'Our Commission urges the central government and the National Human Rights Commission and National Commission on Minorities to continue to investigate the violence, issue reports on the status of their investigations, and take further appropriate measures to address the situation, including ensuring that perpetrators of the violence are brought to account,' Gaer said, and added: 'In our view, the severity and extent of these attacks warrant a national-level investigation and response.'
It acknowledged and appreciated Dr Singh's 'pledge to offer urgently-needed assistance packages to survivors of the communal riots' in Orissa, but said, 'post-riot humanitarian aid does not obscure the need for both the Orissa state and Indian central government to take action to address persistent sectarian tensions in Orissa, and to prevent further eruptions of violence.'
Gaer reiterated that USCIRF's request that Bush 'convey these concerns to the Prime Minister.'
She also went on to argue that 'Our Commission does not believe that widespread, violent rioting is an unavoidable by-product of a pluralistic society,' and said, 'The US government can and should urge the Indian central government to make more vigorous and effective efforts to stem violence against religious minority communities.'
'This includes fulfilling a 2004 pledge to criminalize inter-religious violence, and engaging in the preparation and training necessary to ensure that law enforcement officials can quell outbreaks of communal violence effectively. State government must be held accountable for violence and other unlawful acts that occur in their states,' Gaer wrote.
The letter said, 'The tentative, halting response of India's central government to the current religious violence in Orissa and the ongoing lack of justice for the victims of the Gujarat riots of 2002 enhance the uncertainty and insecurity facing minorities. India has also already been the victim of so much terrorism on its soil, most recently with the bombings in Delhi this past weekend, linked to Islamic extremists. Both our countries are joined in the battle against elements of extremism originating from religious communities.'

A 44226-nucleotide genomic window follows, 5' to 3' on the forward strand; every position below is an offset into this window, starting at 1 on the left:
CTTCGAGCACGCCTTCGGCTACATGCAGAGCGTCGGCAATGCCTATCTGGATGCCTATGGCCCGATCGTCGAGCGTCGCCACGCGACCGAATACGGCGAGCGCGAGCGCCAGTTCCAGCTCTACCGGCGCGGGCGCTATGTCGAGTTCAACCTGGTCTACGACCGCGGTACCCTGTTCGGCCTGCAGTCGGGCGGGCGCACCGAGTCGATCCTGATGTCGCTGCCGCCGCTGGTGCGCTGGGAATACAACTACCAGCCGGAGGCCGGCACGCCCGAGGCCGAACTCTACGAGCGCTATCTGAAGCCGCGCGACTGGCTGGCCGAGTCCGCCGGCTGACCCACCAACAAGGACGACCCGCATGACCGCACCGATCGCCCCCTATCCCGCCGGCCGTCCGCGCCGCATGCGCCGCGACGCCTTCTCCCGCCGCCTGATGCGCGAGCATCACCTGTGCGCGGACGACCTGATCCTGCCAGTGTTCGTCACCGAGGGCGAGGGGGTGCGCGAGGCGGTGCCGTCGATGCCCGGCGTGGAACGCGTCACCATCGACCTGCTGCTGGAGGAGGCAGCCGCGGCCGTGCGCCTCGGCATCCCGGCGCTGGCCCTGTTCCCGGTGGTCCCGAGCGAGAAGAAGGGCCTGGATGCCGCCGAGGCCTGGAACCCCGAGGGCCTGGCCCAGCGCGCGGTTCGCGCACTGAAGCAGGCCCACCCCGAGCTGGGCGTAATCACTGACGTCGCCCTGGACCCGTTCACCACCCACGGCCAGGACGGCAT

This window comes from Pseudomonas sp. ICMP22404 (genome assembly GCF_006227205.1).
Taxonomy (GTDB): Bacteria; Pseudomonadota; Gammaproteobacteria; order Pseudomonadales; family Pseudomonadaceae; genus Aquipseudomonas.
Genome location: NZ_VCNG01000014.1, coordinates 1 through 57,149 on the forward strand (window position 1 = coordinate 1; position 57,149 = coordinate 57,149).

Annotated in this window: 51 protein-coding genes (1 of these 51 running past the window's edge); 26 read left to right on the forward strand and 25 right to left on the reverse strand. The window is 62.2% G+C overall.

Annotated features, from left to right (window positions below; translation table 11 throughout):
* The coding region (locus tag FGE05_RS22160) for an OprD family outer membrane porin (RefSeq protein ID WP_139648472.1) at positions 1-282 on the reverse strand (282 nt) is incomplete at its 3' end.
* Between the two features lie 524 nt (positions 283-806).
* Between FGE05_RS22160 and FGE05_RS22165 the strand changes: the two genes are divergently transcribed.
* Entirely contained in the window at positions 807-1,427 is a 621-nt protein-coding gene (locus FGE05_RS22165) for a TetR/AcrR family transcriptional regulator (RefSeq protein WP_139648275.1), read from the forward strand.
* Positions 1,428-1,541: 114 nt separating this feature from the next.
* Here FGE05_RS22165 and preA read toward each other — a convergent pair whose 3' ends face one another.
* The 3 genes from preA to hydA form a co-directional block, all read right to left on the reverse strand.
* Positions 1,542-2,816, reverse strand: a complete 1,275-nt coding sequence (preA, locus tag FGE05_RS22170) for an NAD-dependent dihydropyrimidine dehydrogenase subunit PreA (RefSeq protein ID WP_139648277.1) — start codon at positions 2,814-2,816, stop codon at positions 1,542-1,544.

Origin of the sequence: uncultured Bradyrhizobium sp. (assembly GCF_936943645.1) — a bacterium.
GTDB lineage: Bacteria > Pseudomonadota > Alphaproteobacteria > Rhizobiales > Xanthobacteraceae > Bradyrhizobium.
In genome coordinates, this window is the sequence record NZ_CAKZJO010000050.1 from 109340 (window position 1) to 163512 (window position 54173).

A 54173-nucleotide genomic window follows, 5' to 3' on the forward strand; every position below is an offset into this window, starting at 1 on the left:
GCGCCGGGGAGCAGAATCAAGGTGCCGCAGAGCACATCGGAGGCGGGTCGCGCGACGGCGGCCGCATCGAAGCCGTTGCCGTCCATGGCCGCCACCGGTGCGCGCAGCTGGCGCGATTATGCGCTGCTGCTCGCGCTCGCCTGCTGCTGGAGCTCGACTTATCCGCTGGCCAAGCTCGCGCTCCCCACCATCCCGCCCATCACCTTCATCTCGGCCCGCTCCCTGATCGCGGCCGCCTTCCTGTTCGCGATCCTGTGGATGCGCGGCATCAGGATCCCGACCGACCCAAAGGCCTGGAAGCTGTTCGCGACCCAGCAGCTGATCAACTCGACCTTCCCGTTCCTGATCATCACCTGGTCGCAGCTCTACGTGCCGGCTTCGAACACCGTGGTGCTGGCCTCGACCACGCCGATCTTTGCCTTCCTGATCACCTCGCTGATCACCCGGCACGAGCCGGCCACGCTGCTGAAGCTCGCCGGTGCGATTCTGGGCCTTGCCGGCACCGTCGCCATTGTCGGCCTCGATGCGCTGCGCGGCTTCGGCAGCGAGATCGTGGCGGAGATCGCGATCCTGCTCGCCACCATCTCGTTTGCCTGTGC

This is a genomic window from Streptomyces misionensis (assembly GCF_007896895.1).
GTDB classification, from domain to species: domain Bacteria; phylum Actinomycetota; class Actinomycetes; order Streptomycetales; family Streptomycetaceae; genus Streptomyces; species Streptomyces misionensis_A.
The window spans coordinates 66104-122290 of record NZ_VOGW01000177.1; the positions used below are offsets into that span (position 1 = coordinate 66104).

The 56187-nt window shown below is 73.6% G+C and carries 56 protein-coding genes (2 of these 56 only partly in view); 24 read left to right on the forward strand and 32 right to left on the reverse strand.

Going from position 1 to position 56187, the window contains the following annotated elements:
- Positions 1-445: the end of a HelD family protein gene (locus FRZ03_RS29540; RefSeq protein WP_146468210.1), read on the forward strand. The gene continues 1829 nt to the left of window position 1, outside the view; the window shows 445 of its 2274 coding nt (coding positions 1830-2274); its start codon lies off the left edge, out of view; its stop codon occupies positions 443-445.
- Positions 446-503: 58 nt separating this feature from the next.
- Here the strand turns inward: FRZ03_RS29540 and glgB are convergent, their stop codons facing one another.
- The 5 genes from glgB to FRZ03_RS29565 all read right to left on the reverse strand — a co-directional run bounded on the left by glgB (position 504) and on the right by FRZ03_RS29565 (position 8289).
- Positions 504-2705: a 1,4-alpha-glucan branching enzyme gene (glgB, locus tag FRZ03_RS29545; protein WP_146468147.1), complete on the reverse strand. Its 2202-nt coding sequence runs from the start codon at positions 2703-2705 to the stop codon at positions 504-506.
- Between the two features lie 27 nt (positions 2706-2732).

Gaer implored Bush that 'you are in the unique position to be able to communicate to the Prime Minister the urgency of employing prompt and effective preventive means to quell the ongoing communal violence, and insuring accountability of the perpetrators.'
'At stake is the security and success of a multi-ethnic, multi-religious, multi-lingual society of more than a billion people that shares the democratic values of the United States and boasts the vibrant representation of all the world's major religions.'
Gaer also went on the inform Bush that 'India is the birthplace of Buddhism, the current home to the Tibetan government in exile and even the small Jewish population has lived without persecution,' and added, 'In this majority Hindu country with one of the world's largest Muslim populations,' Dr Singh himself is a Sikh and the national governing alliance is headed by Sonia Gandhi, a Catholic.
Thus, she continued to urge Bush to bring to Dr Singh's attention that 'against this pluralistic backdrop, religious violence in Gujarat, Orissa and elsewhere, is particularly unacceptable.'